|The SVG Exporter is a Compass program
designed to export cave data as SVG Files. SVG stands for Saleable
Vector Graphics, and it is very useful to cave cartographers because it
can be loaded into a variety of drawing programs.
The following is a
step-by-step tutorial on using the SVG Exporter.
1. SVG Exporter. To Export a Compass file in SVG, you must
have the SVG Exporter installed on your computer. (You can download copy
from the Compass Web Site at
2. Load Plot File. Make sure that the cave survey data that
you want to export has been compiled and you have a plot file (*.plt).
(If you don't know how to do this, read the Compass Project Manager help
|Run the Exporter and then select
the "File ->Open" option from the menu bar. Select the plot file
you want to export.
|An image of the SVG map will appear
in the center of the program. The image shows you and exact
representation of what will be exported in the SVG file. If you
open the file in a drawing program like Inkscape or Illustrator,
they image should almost identical.
The gray border represents
the margin of the paper. The darker gray color represents the
background of the map.
|You should be able to see a grid,
passages, shots, a scale bar and north arrow. All of these items
are put different layers so they can hidden in the exported map
and only displayed when you want.
|3. Choosing Sections/Surveys/Shots. You may only want to have a map
of certain surveys. In fact, in a complicated cave, you may want to pick
individual shots that belong to specific passages or levels in
the cave. As a result, the SVG Exporter allows you to selectively
export any combination of individual Sections, Surveys or Shots. For example,
for our tutorial, I will be focusing on the B-Survey in Fulford Cave (A
copy of this cave is included with with the Compass distribution.)
|On the left side of the program you will see a
list of all the Sections, Surveys and Shots in the cave. You can expand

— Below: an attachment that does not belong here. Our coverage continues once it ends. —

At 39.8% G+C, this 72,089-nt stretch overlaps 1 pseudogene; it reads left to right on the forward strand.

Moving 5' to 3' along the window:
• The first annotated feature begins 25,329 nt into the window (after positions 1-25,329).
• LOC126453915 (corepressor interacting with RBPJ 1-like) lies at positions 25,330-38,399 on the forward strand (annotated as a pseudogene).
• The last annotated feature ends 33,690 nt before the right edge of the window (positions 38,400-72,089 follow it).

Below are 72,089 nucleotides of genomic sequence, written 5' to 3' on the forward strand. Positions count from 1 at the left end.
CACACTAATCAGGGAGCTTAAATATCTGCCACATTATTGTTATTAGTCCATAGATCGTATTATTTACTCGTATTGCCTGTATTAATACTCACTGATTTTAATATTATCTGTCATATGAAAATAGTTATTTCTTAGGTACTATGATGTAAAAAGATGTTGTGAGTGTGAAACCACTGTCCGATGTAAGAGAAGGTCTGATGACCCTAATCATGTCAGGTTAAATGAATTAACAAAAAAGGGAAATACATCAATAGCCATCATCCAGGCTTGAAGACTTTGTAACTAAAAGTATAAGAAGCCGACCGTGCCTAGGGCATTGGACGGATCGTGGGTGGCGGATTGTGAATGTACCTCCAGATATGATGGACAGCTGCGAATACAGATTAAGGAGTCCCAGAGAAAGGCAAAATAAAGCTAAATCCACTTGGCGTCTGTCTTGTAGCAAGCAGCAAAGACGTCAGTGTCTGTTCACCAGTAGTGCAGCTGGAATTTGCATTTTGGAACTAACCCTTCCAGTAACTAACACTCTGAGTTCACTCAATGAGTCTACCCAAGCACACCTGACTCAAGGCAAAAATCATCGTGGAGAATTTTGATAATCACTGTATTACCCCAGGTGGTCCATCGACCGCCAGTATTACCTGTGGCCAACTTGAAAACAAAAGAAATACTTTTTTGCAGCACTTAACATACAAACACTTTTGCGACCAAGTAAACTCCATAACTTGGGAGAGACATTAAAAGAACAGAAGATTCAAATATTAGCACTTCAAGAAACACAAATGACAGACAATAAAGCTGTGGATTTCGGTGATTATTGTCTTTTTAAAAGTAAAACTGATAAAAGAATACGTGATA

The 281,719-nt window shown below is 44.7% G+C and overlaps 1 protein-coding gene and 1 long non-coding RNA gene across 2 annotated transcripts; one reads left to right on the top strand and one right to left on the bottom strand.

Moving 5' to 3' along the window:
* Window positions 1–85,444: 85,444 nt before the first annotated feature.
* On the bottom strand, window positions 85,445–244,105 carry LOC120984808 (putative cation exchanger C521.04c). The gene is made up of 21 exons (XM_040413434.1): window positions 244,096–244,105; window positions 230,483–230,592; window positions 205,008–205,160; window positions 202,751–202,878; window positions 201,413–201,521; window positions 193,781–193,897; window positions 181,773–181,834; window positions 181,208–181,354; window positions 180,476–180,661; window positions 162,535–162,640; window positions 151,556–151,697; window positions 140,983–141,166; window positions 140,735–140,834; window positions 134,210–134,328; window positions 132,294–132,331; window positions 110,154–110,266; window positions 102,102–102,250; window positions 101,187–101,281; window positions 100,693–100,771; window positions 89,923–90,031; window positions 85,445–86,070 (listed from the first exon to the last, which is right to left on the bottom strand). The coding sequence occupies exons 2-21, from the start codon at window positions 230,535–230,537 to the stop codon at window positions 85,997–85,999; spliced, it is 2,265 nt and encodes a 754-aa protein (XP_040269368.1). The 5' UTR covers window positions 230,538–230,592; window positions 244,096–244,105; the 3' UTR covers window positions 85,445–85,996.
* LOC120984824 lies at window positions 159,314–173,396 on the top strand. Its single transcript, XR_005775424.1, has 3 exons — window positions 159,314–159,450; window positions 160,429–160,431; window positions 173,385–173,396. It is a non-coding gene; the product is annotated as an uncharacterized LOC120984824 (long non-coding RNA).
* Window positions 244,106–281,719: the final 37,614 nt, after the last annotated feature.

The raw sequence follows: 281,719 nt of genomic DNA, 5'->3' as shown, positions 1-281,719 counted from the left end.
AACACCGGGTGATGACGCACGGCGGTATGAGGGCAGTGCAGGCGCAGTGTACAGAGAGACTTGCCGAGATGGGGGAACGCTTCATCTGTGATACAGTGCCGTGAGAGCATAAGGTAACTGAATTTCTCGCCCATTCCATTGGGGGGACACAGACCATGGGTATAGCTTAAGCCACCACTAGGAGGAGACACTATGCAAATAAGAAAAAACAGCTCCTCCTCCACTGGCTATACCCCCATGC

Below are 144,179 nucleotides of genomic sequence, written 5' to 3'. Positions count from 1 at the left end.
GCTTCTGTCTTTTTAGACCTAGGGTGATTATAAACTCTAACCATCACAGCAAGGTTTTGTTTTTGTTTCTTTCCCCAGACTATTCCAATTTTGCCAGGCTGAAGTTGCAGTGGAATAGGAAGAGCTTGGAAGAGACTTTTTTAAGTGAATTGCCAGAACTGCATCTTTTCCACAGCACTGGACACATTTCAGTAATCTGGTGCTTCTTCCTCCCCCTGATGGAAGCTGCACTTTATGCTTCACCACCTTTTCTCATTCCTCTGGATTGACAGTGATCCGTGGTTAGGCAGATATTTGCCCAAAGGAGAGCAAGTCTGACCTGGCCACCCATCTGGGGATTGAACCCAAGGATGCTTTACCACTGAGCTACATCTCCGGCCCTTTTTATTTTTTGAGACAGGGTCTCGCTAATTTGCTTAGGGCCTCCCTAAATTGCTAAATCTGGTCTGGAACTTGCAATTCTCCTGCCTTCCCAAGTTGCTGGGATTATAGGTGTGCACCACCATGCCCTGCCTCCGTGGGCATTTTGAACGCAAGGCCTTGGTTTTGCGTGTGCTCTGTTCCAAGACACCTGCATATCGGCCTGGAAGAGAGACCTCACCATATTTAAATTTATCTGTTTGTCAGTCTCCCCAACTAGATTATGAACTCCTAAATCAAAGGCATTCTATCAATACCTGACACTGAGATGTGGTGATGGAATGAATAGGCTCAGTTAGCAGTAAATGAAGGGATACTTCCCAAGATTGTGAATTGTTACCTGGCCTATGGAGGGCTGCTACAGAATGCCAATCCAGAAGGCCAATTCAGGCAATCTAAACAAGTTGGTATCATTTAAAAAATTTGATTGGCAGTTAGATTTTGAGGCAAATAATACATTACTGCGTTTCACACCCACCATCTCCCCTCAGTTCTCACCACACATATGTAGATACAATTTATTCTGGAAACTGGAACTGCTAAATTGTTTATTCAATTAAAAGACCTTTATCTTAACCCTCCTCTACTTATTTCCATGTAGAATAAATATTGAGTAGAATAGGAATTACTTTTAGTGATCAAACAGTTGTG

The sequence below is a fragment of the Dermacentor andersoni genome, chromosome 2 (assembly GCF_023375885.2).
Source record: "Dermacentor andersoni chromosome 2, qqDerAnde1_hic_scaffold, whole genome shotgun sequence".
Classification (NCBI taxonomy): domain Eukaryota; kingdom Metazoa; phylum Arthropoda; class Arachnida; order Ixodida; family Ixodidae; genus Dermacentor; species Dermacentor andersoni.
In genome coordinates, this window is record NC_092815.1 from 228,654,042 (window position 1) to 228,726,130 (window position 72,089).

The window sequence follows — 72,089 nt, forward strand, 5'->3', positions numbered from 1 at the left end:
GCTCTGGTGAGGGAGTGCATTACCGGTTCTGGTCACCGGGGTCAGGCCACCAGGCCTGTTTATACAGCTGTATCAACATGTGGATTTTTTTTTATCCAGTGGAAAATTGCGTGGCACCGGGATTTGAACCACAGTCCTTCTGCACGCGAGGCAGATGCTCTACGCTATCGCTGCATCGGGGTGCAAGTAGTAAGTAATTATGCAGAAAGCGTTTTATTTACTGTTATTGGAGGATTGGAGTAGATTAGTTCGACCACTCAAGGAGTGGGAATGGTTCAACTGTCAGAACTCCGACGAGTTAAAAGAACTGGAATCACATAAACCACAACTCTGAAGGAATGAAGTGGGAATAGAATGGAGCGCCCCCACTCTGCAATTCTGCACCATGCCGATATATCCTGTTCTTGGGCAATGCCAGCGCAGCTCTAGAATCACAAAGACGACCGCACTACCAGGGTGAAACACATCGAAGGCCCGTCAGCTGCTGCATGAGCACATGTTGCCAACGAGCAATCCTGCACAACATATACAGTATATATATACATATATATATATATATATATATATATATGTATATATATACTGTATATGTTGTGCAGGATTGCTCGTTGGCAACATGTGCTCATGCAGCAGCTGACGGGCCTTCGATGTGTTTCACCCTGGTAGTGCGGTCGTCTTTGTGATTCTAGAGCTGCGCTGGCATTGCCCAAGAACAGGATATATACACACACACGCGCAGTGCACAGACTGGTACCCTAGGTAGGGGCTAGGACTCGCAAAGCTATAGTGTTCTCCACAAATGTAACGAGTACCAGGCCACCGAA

a Section or a Survey by clicking on
the small [+] symbol to the left. This will display all the
surveys it contains.
Each Section, Survey
and Shot has a small
"check box" to the left. Clicking on the checkbox enables that
survey. To enable the ability to include or exclude surveys,
check the "Exclude Sections/Surveys" box at the bottom of the
list. When you do this, only the surveys that are checked will
pattern of shots, surveys and sections you have selected can be
saved to file. This allows you to restore a complicate pattern
of selected shots when you are working on a specific map. Also,
you can automatically select shots based on the depth, position
and date of the survey. This can save lots of manual work on a
large or complicated cave. Refer to the SVG Exporter help files
for more information on these options.
|In this tutorial, we only want to export the
B-Survey, so only the the B-Survey checkbox has been enabled.
The image to the right shows the map with only the B-Survey
displayed. You can enable any combination of Sections and
Surveys by selectively checking the corresponding check boxes.
The buttons to the left of the list allow you to quickly
enable or disable large blocks of surveys. This is described in
detail in Exporter help files
|4. Position, Scale and Rotation.
The cave can be
positioned, scaled and rotated any way you want. You can adjust
the cave using the "Pos/Scale" tab on the left hand panel. You
can display the cave in plan view or profile view. You can use
meters or feet in displays and setting.
The scale can be set in any one of three different ways. First,
you can set it as a ratio. For example, the image to the right
show a "ratio" value of 608.03. This means that the cave is
displayed so that one foot of paper equals, 608.03 feet in the
cave. The exact same ratio applies for meters or any other unit
you might use.
The scale is also set using Feet/Inch or
Meter/cm, depending on which units you are using. Finally, Scale
Factor is another way of representing the cave size. With a
Scale Factor of 1, the cave just fits on the paper. The Scale
Factor is usually the quickest way to set the cave size, because
small increments cause the cave size to change rapidly.
|The Paper Offset allows you to